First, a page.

When my 10+ year relationship went south I initially felt lost and alone (among other less attractive emotions). Much of my day to day life had been centered on “us things” and, more often than not, “him things.” This was not entirely his fault. He may have relished the emphasis on him but I allowed the relationship to develop in that way. So, with him went the business associates (his), church community (his) and any “couple friends” we had made. In short, he got custody of our history. I had even moved from my community (only the next county over) to be geographically closer. This was supposed to be the next logical step. If we could make it work living in the same county then we would start making plans to be married (10 years - you can’t rush these things). So I went from a 7 minute commute to a 30 minute commute to a job I wasn’t particularly wild about anyway. (I mean, one of the few things it had going for it was the close proximity to my home).
I have wonderful, supportive family and friends but my compass suddenly disappeared and it took me a while to get my footing again. I started making phone calls and “circling the wagons.” I opted to attempt to take the “high road” and not spend hours upon hours vilifying My X or ruminating about the development of our relationship (although I have to admit, I did plenty of both in my head). Instead, I focused on reconnecting – finding out what they were doing, what they needed, what we could do together. Most of my friends didn’t know My X well because he didn’t make an effort to get to know them (see, sometimes I do veer off the high road into a ditch) so they didn’t miss him at all and certainly weren’t interested in hearing how I wanted him back. My family and friends rallied and I began to re-build my own life.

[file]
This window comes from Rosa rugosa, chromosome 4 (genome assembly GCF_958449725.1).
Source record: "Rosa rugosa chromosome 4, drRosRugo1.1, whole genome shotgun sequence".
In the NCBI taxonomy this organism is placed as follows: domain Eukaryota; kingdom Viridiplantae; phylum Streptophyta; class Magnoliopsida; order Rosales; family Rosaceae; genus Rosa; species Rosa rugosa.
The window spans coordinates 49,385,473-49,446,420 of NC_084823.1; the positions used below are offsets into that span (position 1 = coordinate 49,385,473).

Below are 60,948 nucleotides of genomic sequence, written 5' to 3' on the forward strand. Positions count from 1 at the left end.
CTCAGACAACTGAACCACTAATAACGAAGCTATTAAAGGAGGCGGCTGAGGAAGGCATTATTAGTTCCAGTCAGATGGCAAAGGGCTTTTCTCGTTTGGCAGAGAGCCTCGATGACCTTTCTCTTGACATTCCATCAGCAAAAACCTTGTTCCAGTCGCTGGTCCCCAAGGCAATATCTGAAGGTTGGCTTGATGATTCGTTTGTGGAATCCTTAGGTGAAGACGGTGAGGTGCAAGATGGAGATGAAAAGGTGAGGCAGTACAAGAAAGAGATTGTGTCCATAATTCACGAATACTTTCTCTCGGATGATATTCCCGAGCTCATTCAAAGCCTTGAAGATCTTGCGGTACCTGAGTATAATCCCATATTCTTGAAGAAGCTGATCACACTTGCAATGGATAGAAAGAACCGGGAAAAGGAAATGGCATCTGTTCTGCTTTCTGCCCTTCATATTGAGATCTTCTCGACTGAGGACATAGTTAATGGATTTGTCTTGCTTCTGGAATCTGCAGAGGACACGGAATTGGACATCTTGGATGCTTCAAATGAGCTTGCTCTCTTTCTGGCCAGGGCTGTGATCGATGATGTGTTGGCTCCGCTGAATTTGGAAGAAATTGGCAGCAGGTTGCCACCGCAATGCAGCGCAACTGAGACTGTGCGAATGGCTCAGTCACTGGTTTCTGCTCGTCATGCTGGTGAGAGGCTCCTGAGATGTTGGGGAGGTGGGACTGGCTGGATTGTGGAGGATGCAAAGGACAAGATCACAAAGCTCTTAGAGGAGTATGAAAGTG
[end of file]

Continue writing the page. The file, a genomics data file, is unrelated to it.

I’m not sure what the exact recovery time will be on a 10+ year relationship that never got beyond the dating phase. A year seems too long and I know two months isn’t long enough. But I am starting to regain my equilibrium. I have a strategy on the job front. I love the little condo I purchased so I will most likely make this new community mine over time. I plan to volunteer, serve on my neighborhood association board, continue the piano lessons I started earlier this year and reclaim my confidence.
But here’s the very best part. In the midst of all of this stuff, way down deep I kept hearing a little voice telling me I could be a writer. Maybe not a great American novelist but someone who expresses ideas in words that other people might be drawn to read. Initially I thought this was rational for dumping a tedious 8 to 5 “day job” – an escape fantasy. But I stumbled on an on-line creative writing class just after the “big breakup” that challenged me to write creatively and post to a discussion board for others to read. The instructor and students then provide positive feedback and support to each other. This experience has been a huge confidence builder. But, more importantly, I started to enjoy writing and I liked what I produced. And, I’m beginning to feel that being a writer isn’t as much a fantasy as it is a goal. The scary part is I know I wouldn’t have gotten here had I not lost my relationship.
Today I discovered that if I had to make a choice between regaining My X and writing for a living I would choose to write. Maybe two months is the right recovery time after all.